Straps are beneficial for muscle tension, such as tight hamstrings, or when you need some extra length in stretching the shoulders or legs.

Here are a couple ways to utilize a yoga strap:

  1. In Seated Forward Fold, you can wrap a strap around the balls of your feet and hold one side of the strap in each hand; gently pull yourself toward your feet with the straps, keeping a straight back rather than hunching over to force the pose.
  2. In Cow Face Pose, if you are unable to bind your arms behind your back, hold one end of the strap in each hand and slowly wrap the strap around your wrist to bring the hands closer together with time.
  3. Use a strap to modify King Pigeon or Dancer Pose by looping it around the front of your foot, just below the toes and holding the other end with your hands to slowly bring your bent leg closer.

4. Blanket(s)

Yoga Props Essentials Beginners Guide Blanket


Folded blankets is are easy yoga props to have on hand and can be used in more ways than you might think. They are the perfect addition to savasana for added comfort and warmth.

When to use a blanket/blankets:

  • Use a folded blanket as support under the knees in any pose with the knee on the mat such as Low Lunge, Cat/Cow, or Gate Pose.
  • Use a folded blanket under the wrists, (with the wrists being higher than the fingertips), to reduce wrist pain.
  • Use a folded blanket under the wrists in Upward Facing Dog, Downward Dog, Cat/Cow, or any pose where you put weight into the hands.
  • A folded blanket under your seat in Hero Pose or Child’s Pose will work if a pillow is unavailable or too large.
  • And of course, (as mentioned above), use a blanket to be warm and cozy during Savasana.

Practical prop substitutions

If you are unable to come in contact with yoga props, household items will usually do. Books, boxes, canned goods, or other sturdy, square-shaped items can work in place of the yoga blocks. A towel or even a cozy blanket can substitute for an actual yoga blanket. Belts, towels, or rolled up t-shirts can step in for the use of yoga straps and bed pillows can make a great substitution for legitimate yoga pillows.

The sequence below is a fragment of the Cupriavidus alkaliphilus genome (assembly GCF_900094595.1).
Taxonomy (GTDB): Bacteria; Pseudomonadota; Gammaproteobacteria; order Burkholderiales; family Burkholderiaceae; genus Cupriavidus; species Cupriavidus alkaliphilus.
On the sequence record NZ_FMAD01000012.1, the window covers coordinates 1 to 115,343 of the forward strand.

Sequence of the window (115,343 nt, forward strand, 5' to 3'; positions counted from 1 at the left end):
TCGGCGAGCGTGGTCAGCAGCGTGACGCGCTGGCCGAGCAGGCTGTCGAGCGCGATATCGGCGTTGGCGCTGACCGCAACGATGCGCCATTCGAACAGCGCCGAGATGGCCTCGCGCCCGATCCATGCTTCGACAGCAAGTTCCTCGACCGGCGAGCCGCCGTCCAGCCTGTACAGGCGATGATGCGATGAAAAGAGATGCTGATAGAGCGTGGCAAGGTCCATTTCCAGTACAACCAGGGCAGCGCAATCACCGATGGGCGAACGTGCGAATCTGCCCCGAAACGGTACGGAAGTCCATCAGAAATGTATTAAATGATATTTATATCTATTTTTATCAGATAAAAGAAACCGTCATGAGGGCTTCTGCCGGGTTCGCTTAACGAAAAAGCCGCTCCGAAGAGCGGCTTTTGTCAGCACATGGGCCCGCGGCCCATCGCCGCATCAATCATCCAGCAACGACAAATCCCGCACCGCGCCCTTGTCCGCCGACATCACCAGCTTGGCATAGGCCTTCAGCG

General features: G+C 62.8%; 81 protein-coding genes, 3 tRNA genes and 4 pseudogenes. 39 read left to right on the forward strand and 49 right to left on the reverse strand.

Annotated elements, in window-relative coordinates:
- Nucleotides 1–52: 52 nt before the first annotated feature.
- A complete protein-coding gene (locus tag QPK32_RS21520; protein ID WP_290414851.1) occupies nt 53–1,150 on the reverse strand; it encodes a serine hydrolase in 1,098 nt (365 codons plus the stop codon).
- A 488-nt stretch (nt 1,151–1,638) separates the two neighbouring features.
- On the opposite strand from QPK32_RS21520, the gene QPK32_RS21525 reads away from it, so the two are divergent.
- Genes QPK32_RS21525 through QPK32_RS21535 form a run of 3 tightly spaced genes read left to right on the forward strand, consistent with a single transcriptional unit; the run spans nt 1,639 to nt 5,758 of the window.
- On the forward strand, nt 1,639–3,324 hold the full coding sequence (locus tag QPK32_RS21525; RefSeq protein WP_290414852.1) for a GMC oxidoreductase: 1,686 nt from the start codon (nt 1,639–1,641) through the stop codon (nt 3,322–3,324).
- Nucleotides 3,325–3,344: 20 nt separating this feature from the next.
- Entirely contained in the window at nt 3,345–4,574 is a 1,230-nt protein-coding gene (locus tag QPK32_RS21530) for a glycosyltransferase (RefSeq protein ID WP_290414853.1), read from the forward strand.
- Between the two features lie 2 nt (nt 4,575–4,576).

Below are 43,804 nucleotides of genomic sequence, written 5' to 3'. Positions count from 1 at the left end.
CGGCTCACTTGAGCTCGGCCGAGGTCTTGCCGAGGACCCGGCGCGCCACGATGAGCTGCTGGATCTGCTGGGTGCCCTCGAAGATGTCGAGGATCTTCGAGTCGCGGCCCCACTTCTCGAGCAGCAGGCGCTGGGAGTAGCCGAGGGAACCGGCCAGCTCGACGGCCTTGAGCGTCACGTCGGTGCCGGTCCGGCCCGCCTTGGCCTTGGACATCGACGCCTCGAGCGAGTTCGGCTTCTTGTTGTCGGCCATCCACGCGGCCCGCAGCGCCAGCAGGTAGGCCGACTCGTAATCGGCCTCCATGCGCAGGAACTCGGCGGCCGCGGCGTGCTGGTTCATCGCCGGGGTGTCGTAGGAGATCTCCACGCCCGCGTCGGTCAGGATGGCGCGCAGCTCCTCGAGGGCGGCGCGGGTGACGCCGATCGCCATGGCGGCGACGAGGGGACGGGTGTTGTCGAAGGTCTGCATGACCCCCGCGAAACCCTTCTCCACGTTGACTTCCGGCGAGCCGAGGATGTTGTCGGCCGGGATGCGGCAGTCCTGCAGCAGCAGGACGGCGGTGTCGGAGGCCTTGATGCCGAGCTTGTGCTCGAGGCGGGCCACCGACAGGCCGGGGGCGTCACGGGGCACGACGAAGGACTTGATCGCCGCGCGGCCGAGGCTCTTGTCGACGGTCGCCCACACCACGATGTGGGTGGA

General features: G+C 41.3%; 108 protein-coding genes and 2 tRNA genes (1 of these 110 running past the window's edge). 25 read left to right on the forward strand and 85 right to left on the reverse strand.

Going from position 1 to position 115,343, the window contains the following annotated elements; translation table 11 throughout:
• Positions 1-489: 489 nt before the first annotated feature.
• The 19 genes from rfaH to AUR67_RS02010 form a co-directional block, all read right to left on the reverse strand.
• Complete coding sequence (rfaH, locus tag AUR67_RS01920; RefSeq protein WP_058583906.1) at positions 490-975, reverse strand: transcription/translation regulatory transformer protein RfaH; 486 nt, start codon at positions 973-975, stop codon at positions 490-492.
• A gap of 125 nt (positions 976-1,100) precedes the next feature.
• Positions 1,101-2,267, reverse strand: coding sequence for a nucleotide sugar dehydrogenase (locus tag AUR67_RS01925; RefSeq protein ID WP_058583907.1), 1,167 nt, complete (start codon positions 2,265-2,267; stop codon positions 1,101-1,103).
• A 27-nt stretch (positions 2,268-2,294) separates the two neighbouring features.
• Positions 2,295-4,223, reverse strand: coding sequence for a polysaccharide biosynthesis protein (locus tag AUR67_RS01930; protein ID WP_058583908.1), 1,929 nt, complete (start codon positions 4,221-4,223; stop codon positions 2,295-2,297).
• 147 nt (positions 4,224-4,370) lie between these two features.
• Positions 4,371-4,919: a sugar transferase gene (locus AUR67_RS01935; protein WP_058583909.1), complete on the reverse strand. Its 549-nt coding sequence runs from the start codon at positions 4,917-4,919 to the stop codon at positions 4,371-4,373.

All of these substitutions will come in handy when practicing specific types of yoga. For example, if you are more inclined to attend or lead a restorative yoga class, you may be more inclined to keep blankets, bolsters and blocks on hand. If you’re attending or leading a vinyasa class, blocks and straps are probably more appropriate. Below are a list of the common props needed for each practice based on the movements and alignment of the poses practiced in each style.

Props for Yin Yoga

  • Bolsters
  • Blocks
  • Blankets

Props for Restorative Yoga

  • Bolsters
  • Blocks
  • Blankets

Props for a Vinyasa flow

  • Blocks
  • Straps
  • Blankets

Props for Iyengar Yoga

  • Blocks
  • Straps

Additional props you can use

Beyond these basic prop suggestions comes a multitude of additional props you can use to enhance your practice. Most of the time, it will depend on what type of class you are teaching. For example, sand bags, eye pillows, wheels, wedges, gripping gloves and socks, are all items utilized in a yoga practice to enhance the comfort, mobility and versatility of a class. Whatever yoga props you use, use them with confidence, and know that they are great tools to further your yoga practice.

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Carly Williams

Carly Williams, YogaRenew 200 HR Graduate I am a full-time working mother and wife. I have been practicing yoga at home for many years. I started yoga because it can be done at home on my own schedule. I stuck with yoga because it benefits the mind as well as the body. I recently finished the 200-hr YTT program offered by YogaRenew. I am enrolled in a kids certification program as well, because my favorite person to practice yoga with is my four-year-old daughter. I’m eager to share yoga with anyone and everyone because it has had such a positive impact on my life, which is why I started my website. Visit if you’re interested in more articles.